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Puerto Rican Students, Educators, Eagerly Engage in NASA STEM Program

Kennedy Space Center employees spark interest in STEM, NASA
Jeannette Vázquez, CEO & president, Creative Skills Enterprises Inc., third from the left, is accompanied by NASA Kennedy Space Center employees. From left to right are Jose Lopez, Pablo Aguayo, Richard Rodriguez, Priscilla Moore, Theresa Martinez and Greg Clements at Polytechnic University of Puerto Rico. Vázquez worked with schools in Puerto Rico to coordinate the visit by Kennedy employees, who were promoting STEM studies and generating enthusiasm for NASA.
Credits: NASA

By Jim Cawley
NASA’s Kennedy Space Center

Kennedy Space Center employees spark interest in STEM, NASA
NASA Kennedy Space Center’s Pablo Aguayo addresses students at the University of Puerto Rico, Arecibo Campus, during a trip in Aug. 2018. Aguayo was among a group of six Kennedy employees who traveled to Puerto Rico as part of a “NASA Days, Condensed” event.
Credits: NASA

A recent trip to Puerto Rico to foster interest in STEM (science, technology, engineering, math), and to spark enthusiasm for NASA, showed six Kennedy Space Center employees that the passion for education — and the agency — is very much alive on the Caribbean island.

“Everybody across the island wanted to come; they wanted the information,” said Priscilla Moore, a lead program specialist for the Communication and Public Engagement (PX) Education Projects and Youth Engagement Office. “It was so heartwarming.”

Moore was accompanied on the late August 2018 trip by Theresa Martinez, PX education program specialist; Pablo Aguayo and Jose Lopez from the Engineering Directorate; Greg Clements from Exploration Research and Technology Programs and Richard Rodriguez from the Diversity and Equal Opportunity Directorate. The “NASA Days, Condensed” Program involved presentations, robotic team demonstrations, facility tours — including teaching labs established through NASA grants a decade ago — and one-on-one discussions with students, teachers and administrators.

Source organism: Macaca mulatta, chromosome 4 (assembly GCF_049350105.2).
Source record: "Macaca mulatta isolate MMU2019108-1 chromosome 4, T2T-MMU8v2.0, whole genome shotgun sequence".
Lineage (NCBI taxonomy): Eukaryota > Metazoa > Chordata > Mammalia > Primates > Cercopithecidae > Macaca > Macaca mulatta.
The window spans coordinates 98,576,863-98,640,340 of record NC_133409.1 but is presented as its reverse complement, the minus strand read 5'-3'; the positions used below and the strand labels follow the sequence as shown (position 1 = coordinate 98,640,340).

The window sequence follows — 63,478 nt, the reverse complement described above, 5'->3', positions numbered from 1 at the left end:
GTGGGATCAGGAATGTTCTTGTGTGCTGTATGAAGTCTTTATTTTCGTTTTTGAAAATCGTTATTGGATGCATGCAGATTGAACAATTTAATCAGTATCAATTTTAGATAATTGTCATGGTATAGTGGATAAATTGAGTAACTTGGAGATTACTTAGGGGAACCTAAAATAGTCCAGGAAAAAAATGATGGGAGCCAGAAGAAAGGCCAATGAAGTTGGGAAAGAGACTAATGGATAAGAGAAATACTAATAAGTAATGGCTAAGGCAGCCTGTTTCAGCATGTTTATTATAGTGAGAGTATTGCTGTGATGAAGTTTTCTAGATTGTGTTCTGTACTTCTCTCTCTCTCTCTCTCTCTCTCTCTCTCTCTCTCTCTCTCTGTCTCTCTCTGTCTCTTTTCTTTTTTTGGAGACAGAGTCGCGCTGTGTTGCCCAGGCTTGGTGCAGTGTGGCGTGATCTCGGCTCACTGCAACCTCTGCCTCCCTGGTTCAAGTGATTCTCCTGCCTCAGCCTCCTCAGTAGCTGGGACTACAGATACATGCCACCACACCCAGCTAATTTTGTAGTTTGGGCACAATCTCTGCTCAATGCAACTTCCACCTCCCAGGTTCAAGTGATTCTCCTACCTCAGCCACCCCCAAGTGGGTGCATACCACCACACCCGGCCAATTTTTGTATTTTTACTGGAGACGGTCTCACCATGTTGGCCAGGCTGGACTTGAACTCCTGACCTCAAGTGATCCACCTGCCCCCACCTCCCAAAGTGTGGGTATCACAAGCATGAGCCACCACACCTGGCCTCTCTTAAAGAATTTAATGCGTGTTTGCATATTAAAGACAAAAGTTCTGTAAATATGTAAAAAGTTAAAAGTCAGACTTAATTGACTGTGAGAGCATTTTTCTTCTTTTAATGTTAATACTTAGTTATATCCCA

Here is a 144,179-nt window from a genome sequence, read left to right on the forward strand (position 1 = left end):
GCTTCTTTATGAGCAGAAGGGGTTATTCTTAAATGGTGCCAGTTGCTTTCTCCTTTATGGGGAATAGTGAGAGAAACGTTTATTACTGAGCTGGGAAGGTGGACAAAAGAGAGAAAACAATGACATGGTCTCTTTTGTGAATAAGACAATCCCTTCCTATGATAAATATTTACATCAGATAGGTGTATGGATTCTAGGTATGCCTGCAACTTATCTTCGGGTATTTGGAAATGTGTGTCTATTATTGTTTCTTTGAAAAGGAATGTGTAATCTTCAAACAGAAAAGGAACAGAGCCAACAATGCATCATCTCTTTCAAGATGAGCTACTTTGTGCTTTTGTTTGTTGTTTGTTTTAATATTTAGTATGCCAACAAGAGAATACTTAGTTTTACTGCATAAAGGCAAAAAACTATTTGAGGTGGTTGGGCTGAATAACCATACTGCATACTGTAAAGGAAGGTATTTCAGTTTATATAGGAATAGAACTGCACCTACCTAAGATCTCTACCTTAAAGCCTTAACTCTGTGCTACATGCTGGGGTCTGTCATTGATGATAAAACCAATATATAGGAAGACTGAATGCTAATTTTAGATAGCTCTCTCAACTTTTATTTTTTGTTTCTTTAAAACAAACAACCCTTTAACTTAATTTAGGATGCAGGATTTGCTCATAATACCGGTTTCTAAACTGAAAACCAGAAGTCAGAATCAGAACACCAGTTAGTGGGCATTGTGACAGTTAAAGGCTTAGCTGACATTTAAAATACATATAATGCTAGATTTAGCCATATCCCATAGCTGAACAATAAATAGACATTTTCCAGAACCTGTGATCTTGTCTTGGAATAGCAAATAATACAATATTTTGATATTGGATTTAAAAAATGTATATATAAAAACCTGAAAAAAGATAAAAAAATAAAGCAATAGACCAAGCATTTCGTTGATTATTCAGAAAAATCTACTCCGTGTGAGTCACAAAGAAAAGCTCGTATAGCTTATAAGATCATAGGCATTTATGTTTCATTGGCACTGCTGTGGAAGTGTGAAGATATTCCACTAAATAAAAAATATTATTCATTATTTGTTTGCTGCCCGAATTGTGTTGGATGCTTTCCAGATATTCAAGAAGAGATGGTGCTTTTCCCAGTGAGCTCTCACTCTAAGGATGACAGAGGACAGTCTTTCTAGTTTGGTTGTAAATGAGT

The Kennedy group was able to reach more than 700 students, covering five universities throughout Puerto Rico in four days. The ambitious schedule included visits to: Polytechnic University of Puerto Rico, Hato Rey; University of Puerto Rico, Arecibo Campus; Inter American University, Arecibo Campus; University of Turabo, Ponce Campus; and Inter American University San Juan, Faculty of Law.

Kennedy employees weren’t the only ones who logged significant miles to be a part of the program.

“It was amazing to know that some highly motivated students drove as much as 2 hours to be at this event,” Martinez said. “The students were eager to hear what we had to say and excited to chat with us after the sessions.”

Aguayo, Lopez, Martinez and Rodriguez all hail from Puerto Rico. That was a distinct advantage, said Clements, who observed how significantly it resonated with the students.

“It was an honor to be able to go to my country of origin and speak to STEM students,” Aguayo said. “I was very impressed with the enthusiasm that the university directors, educators and students showed toward having this opportunity to have NASA engineers speaking to them.”

Just a year removed from the devastating Hurricane Maria striking their island, Puerto Ricans displayed resiliency and optimism in their desire to keep progressing, Clements said. He also noted that local government and chamber of commerce officials were united in their support of NASA, striving to grow their technical base on the island.

“They have had to overcome a lot of adversity in recent months,” Clements said, “but everyone I spoke to was not frowning about the past — they were looking toward the future. They want to see Puerto Rico move forward in a renewed way.”      

The “NASA Days” concept was developed by PX Deputy Director Hortense Diggs in 2010. It focuses on encouraging students at minority serving institutions to study STEM and pursue a career with NASA. Clements, who has attended many of these trips, relishes every opportunity he gets to interact with eager students. It’s a stark reminder of his own experience when he was a student at Georgia Tech more than 30 years ago.

“I feel so blessed because NASA really reached out to our school and encouraged us, and I want to pay it forward to get more people plugged into NASA,” Clements said. “As long as PX will give me the honor and opportunity, I’m going to try to contribute.”

Clements knows that a small contribution he makes now, could pay huge dividends one day for NASA — and for mankind.

“We need sharp minds, all kinds of people, to help make the space program successful in the future,” he said. “Students I visit now may be the ones who help guide our missions to the Moon and Mars.”